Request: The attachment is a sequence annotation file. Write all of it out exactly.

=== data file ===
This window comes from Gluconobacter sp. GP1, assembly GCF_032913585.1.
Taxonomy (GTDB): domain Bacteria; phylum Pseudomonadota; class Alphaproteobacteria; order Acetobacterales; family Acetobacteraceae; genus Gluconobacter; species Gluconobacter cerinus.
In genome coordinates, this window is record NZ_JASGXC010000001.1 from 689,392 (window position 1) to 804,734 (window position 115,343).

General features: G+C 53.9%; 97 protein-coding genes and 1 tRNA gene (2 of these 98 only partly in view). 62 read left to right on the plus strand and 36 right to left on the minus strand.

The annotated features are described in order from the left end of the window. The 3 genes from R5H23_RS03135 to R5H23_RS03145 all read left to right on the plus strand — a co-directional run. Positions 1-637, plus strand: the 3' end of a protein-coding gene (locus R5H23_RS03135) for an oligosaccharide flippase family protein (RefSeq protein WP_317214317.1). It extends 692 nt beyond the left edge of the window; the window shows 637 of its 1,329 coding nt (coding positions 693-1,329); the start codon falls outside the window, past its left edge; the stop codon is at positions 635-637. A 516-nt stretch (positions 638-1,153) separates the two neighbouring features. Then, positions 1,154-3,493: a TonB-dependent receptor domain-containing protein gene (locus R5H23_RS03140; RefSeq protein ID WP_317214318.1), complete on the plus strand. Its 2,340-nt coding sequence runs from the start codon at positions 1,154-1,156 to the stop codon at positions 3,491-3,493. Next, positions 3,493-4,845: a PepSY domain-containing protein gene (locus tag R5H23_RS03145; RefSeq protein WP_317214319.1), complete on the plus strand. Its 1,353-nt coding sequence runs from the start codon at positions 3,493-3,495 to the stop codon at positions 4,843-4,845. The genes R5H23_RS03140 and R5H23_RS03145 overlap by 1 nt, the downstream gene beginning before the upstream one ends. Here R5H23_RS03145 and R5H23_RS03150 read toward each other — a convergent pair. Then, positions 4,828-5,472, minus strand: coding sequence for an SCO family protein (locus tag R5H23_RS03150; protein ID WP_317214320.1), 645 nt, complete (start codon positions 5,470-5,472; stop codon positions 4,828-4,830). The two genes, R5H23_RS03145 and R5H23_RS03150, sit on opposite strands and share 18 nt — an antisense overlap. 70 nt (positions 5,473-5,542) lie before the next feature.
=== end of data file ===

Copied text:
This window comes from Gluconobacter sp. GP1, assembly GCF_032913585.1.
Taxonomy (GTDB): domain Bacteria; phylum Pseudomonadota; class Alphaproteobacteria; order Acetobacterales; family Acetobacteraceae; genus Gluconobacter; species Gluconobacter cerinus.
In genome coordinates, this window is record NZ_JASGXC010000001.1 from 689,392 (window position 1) to 804,734 (window position 115,343).

General features: G+C 53.9%; 97 protein-coding genes and 1 tRNA gene (2 of these 98 only partly in view). 62 read left to right on the plus strand and 36 right to left on the minus strand.

The annotated features are described in order from the left end of the window. The 3 genes from R5H23_RS03135 to R5H23_RS03145 all read left to right on the plus strand — a co-directional run. Positions 1-637, plus strand: the 3' end of a protein-coding gene (locus R5H23_RS03135) for an oligosaccharide flippase family protein (RefSeq protein WP_317214317.1). It extends 692 nt beyond the left edge of the window; the window shows 637 of its 1,329 coding nt (coding positions 693-1,329); the start codon falls outside the window, past its left edge; the stop codon is at positions 635-637. A 516-nt stretch (positions 638-1,153) separates the two neighbouring features. Then, positions 1,154-3,493: a TonB-dependent receptor domain-containing protein gene (locus R5H23_RS03140; RefSeq protein ID WP_317214318.1), complete on the plus strand. Its 2,340-nt coding sequence runs from the start codon at positions 1,154-1,156 to the stop codon at positions 3,491-3,493. Next, positions 3,493-4,845: a PepSY domain-containing protein gene (locus tag R5H23_RS03145; RefSeq protein WP_317214319.1), complete on the plus strand. Its 1,353-nt coding sequence runs from the start codon at positions 3,493-3,495 to the stop codon at positions 4,843-4,845. The genes R5H23_RS03140 and R5H23_RS03145 overlap by 1 nt, the downstream gene beginning before the upstream one ends. Here R5H23_RS03145 and R5H23_RS03150 read toward each other — a convergent pair. Then, positions 4,828-5,472, minus strand: coding sequence for an SCO family protein (locus tag R5H23_RS03150; protein ID WP_317214320.1), 645 nt, complete (start codon positions 5,470-5,472; stop codon positions 4,828-4,830). The two genes, R5H23_RS03145 and R5H23_RS03150, sit on opposite strands and share 18 nt — an antisense overlap. 70 nt (positions 5,473-5,542) lie before the next feature.